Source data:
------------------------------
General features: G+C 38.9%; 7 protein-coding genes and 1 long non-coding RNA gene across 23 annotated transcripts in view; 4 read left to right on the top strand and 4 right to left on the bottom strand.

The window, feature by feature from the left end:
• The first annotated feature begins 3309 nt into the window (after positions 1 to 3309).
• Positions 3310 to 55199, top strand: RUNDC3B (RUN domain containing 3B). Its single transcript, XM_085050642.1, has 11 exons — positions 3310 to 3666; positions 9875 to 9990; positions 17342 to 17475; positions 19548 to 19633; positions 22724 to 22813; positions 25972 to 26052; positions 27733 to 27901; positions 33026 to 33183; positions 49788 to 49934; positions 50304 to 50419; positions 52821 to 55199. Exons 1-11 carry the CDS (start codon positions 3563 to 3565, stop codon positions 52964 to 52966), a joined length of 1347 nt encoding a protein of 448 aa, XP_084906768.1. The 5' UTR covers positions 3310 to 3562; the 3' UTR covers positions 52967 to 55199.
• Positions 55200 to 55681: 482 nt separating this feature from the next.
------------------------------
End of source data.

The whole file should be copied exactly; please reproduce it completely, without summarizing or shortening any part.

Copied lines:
General features: G+C 38.9%; 7 protein-coding genes and 1 long non-coding RNA gene across 23 annotated transcripts in view; 4 read left to right on the top strand and 4 right to left on the bottom strand.

The window, feature by feature from the left end:
• The first annotated feature begins 3309 nt into the window (after positions 1 to 3309).
• Positions 3310 to 55199, top strand: RUNDC3B (RUN domain containing 3B). Its single transcript, XM_085050642.1, has 11 exons — positions 3310 to 3666; positions 9875 to 9990; positions 17342 to 17475; positions 19548 to 19633; positions 22724 to 22813; positions 25972 to 26052; positions 27733 to 27901; positions 33026 to 33183; positions 49788 to 49934; positions 50304 to 50419; positions 52821 to 55199. Exons 1-11 carry the CDS (start codon positions 3563 to 3565, stop codon positions 52964 to 52966), a joined length of 1347 nt encoding a protein of 448 aa, XP_084906768.1. The 5' UTR covers positions 3310 to 3562; the 3' UTR covers positions 52967 to 55199.
• Positions 55200 to 55681: 482 nt separating this feature from the next.